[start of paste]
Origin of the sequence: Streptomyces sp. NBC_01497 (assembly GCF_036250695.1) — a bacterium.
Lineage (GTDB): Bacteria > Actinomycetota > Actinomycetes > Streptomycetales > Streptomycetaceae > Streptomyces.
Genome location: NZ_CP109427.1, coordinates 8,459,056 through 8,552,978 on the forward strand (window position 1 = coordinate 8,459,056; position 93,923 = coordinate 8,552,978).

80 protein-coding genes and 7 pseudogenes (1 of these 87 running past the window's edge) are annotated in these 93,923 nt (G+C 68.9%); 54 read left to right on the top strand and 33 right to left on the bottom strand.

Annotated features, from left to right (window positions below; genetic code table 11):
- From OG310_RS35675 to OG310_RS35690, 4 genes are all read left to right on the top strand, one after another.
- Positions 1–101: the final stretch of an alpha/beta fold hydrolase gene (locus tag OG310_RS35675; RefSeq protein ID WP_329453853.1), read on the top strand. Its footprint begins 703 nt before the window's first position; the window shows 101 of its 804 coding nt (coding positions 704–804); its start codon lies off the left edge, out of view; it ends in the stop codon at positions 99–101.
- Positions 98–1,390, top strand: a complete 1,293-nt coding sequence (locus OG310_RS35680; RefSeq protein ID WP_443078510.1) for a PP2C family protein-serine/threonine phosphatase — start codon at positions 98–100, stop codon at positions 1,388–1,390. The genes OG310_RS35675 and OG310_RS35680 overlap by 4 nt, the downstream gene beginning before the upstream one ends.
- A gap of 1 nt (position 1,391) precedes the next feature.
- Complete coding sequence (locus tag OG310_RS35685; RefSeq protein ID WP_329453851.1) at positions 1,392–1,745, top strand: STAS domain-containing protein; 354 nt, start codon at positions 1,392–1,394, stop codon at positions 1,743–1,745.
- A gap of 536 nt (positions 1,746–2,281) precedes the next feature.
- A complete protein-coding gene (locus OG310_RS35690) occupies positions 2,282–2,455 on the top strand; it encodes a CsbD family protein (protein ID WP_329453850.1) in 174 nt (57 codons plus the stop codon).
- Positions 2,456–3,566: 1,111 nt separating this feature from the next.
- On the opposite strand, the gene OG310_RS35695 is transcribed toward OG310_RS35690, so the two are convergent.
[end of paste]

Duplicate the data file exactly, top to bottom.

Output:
Origin of the sequence: Streptomyces sp. NBC_01497 (assembly GCF_036250695.1) — a bacterium.
Lineage (GTDB): Bacteria > Actinomycetota > Actinomycetes > Streptomycetales > Streptomycetaceae > Streptomyces.
Genome location: NZ_CP109427.1, coordinates 8,459,056 through 8,552,978 on the forward strand (window position 1 = coordinate 8,459,056; position 93,923 = coordinate 8,552,978).

80 protein-coding genes and 7 pseudogenes (1 of these 87 running past the window's edge) are annotated in these 93,923 nt (G+C 68.9%); 54 read left to right on the top strand and 33 right to left on the bottom strand.

Annotated features, from left to right (window positions below; genetic code table 11):
- From OG310_RS35675 to OG310_RS35690, 4 genes are all read left to right on the top strand, one after another.
- Positions 1–101: the final stretch of an alpha/beta fold hydrolase gene (locus tag OG310_RS35675; RefSeq protein ID WP_329453853.1), read on the top strand. Its footprint begins 703 nt before the window's first position; the window shows 101 of its 804 coding nt (coding positions 704–804); its start codon lies off the left edge, out of view; it ends in the stop codon at positions 99–101.
- Positions 98–1,390, top strand: a complete 1,293-nt coding sequence (locus OG310_RS35680; RefSeq protein ID WP_443078510.1) for a PP2C family protein-serine/threonine phosphatase — start codon at positions 98–100, stop codon at positions 1,388–1,390. The genes OG310_RS35675 and OG310_RS35680 overlap by 4 nt, the downstream gene beginning before the upstream one ends.
- A gap of 1 nt (position 1,391) precedes the next feature.
- Complete coding sequence (locus tag OG310_RS35685; RefSeq protein ID WP_329453851.1) at positions 1,392–1,745, top strand: STAS domain-containing protein; 354 nt, start codon at positions 1,392–1,394, stop codon at positions 1,743–1,745.
- A gap of 536 nt (positions 1,746–2,281) precedes the next feature.
- A complete protein-coding gene (locus OG310_RS35690) occupies positions 2,282–2,455 on the top strand; it encodes a CsbD family protein (protein ID WP_329453850.1) in 174 nt (57 codons plus the stop codon).
- Positions 2,456–3,566: 1,111 nt separating this feature from the next.
- On the opposite strand, the gene OG310_RS35695 is transcribed toward OG310_RS35690, so the two are convergent.